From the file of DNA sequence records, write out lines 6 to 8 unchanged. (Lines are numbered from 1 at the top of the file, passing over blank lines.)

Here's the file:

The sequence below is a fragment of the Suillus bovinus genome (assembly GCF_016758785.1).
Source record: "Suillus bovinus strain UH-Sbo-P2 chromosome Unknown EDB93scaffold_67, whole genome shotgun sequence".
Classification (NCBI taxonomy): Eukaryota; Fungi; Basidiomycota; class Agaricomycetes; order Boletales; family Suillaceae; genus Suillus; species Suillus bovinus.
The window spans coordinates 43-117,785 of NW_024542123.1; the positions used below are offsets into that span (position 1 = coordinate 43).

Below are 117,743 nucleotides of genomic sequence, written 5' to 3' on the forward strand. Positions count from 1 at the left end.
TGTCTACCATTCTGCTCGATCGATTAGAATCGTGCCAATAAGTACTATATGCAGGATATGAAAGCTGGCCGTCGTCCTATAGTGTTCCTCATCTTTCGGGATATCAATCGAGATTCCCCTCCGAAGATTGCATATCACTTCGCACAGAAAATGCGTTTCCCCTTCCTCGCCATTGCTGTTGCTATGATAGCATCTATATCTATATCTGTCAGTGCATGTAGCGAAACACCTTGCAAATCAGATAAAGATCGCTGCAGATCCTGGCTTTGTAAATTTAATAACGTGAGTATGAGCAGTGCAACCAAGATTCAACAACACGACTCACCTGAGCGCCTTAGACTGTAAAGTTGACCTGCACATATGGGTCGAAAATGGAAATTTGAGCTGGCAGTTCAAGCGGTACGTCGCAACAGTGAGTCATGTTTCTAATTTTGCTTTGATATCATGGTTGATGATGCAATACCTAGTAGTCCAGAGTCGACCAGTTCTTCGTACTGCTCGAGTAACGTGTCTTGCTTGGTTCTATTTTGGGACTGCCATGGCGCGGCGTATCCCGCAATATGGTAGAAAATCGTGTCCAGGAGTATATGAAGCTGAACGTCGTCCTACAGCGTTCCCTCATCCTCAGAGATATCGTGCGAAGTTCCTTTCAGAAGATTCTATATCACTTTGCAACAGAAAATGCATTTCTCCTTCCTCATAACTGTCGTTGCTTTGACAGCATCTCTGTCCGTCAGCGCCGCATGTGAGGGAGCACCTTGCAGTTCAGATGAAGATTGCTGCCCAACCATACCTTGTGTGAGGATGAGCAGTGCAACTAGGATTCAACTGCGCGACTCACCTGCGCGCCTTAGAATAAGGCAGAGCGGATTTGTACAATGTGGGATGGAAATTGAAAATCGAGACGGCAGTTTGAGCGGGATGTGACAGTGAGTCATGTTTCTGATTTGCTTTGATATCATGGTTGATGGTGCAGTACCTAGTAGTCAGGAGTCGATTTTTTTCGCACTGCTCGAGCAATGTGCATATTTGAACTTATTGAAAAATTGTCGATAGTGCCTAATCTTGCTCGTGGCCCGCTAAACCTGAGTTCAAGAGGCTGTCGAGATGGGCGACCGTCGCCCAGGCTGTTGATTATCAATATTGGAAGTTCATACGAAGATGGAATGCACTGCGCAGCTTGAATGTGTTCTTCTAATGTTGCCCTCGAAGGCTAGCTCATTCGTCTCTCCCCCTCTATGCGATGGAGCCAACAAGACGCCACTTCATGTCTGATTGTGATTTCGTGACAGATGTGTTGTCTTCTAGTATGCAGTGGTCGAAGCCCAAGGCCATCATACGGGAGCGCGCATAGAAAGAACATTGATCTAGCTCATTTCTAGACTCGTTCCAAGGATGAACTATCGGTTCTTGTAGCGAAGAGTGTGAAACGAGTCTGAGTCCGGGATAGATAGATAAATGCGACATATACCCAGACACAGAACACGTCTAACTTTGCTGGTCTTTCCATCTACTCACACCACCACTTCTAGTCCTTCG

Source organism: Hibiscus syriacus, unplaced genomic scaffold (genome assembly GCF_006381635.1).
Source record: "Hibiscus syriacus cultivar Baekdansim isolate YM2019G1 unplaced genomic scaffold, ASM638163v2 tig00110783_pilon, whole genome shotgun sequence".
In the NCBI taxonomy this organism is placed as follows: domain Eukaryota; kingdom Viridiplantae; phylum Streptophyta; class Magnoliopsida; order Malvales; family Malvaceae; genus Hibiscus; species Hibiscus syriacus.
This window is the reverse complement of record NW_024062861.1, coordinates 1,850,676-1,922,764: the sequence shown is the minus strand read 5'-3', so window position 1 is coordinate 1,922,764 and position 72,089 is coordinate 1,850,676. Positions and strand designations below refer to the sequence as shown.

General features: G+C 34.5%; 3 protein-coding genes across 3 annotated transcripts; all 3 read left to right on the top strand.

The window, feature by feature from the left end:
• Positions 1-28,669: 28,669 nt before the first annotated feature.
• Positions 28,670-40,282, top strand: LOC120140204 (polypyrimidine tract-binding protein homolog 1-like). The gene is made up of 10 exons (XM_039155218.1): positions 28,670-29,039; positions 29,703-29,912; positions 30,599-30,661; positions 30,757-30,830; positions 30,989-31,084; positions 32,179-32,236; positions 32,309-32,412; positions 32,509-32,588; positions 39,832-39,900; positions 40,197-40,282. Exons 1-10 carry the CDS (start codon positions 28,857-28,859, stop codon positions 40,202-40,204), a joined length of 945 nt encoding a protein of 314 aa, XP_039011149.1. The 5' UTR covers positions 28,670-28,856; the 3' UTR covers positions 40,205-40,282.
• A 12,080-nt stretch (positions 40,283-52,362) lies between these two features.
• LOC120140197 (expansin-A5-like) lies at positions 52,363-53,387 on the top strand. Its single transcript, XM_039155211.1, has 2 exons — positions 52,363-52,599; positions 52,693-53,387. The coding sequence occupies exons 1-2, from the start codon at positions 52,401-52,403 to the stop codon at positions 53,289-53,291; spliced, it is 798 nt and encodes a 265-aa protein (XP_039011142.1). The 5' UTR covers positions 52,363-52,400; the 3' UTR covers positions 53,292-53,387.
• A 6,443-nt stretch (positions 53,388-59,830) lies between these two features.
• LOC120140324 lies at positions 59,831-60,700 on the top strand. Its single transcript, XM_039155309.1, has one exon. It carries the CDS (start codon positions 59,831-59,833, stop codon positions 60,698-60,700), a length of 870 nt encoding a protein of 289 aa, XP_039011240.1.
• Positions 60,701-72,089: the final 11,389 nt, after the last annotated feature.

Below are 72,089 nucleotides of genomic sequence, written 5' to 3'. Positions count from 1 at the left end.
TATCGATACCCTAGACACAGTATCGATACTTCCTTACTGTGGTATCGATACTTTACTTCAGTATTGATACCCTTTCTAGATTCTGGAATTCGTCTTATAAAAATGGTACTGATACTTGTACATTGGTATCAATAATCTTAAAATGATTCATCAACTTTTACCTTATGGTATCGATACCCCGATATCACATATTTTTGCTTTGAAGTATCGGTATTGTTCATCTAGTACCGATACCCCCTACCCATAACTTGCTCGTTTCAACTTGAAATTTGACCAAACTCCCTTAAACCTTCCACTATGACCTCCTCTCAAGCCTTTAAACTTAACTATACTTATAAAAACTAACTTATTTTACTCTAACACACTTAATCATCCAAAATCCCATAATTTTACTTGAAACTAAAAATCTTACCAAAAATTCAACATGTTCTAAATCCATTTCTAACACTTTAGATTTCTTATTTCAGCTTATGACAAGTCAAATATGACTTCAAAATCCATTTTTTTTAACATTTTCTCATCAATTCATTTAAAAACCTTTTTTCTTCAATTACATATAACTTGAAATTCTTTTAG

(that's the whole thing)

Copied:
TGTCTACCATTCTGCTCGATCGATTAGAATCGTGCCAATAAGTACTATATGCAGGATATGAAAGCTGGCCGTCGTCCTATAGTGTTCCTCATCTTTCGGGATATCAATCGAGATTCCCCTCCGAAGATTGCATATCACTTCGCACAGAAAATGCGTTTCCCCTTCCTCGCCATTGCTGTTGCTATGATAGCATCTATATCTATATCTGTCAGTGCATGTAGCGAAACACCTTGCAAATCAGATAAAGATCGCTGCAGATCCTGGCTTTGTAAATTTAATAACGTGAGTATGAGCAGTGCAACCAAGATTCAACAACACGACTCACCTGAGCGCCTTAGACTGTAAAGTTGACCTGCACATATGGGTCGAAAATGGAAATTTGAGCTGGCAGTTCAAGCGGTACGTCGCAACAGTGAGTCATGTTTCTAATTTTGCTTTGATATCATGGTTGATGATGCAATACCTAGTAGTCCAGAGTCGACCAGTTCTTCGTACTGCTCGAGTAACGTGTCTTGCTTGGTTCTATTTTGGGACTGCCATGGCGCGGCGTATCCCGCAATATGGTAGAAAATCGTGTCCAGGAGTATATGAAGCTGAACGTCGTCCTACAGCGTTCCCTCATCCTCAGAGATATCGTGCGAAGTTCCTTTCAGAAGATTCTATATCACTTTGCAACAGAAAATGCATTTCTCCTTCCTCATAACTGTCGTTGCTTTGACAGCATCTCTGTCCGTCAGCGCCGCATGTGAGGGAGCACCTTGCAGTTCAGATGAAGATTGCTGCCCAACCATACCTTGTGTGAGGATGAGCAGTGCAACTAGGATTCAACTGCGCGACTCACCTGCGCGCCTTAGAATAAGGCAGAGCGGATTTGTACAATGTGGGATGGAAATTGAAAATCGAGACGGCAGTTTGAGCGGGATGTGACAGTGAGTCATGTTTCTGATTTGCTTTGATATCATGGTTGATGGTGCAGTACCTAGTAGTCAGGAGTCGATTTTTTTCGCACTGCTCGAGCAATGTGCATATTTGAACTTATTGAAAAATTGTCGATAGTGCCTAATCTTGCTCGTGGCCCGCTAAACCTGAGTTCAAGAGGCTGTCGAGATGGGCGACCGTCGCCCAGGCTGTTGATTATCAATATTGGAAGTTCATACGAAGATGGAATGCACTGCGCAGCTTGAATGTGTTCTTCTAATGTTGCCCTCGAAGGCTAGCTCATTCGTCTCTCCCCCTCTATGCGATGGAGCCAACAAGACGCCACTTCATGTCTGATTGTGATTTCGTGACAGATGTGTTGTCTTCTAGTATGCAGTGGTCGAAGCCCAAGGCCATCATACGGGAGCGCGCATAGAAAGAACATTGATCTAGCTCATTTCTAGACTCGTTCCAAGGATGAACTATCGGTTCTTGTAGCGAAGAGTGTGAAACGAGTCTGAGTCCGGGATAGATAGATAAATGCGACATATACCCAGACACAGAACACGTCTAACTTTGCTGGTCTTTCCATCTACTCACACCACCACTTCTAGTCCTTCG

Source organism: Hibiscus syriacus, unplaced genomic scaffold (genome assembly GCF_006381635.1).
Source record: "Hibiscus syriacus cultivar Baekdansim isolate YM2019G1 unplaced genomic scaffold, ASM638163v2 tig00110783_pilon, whole genome shotgun sequence".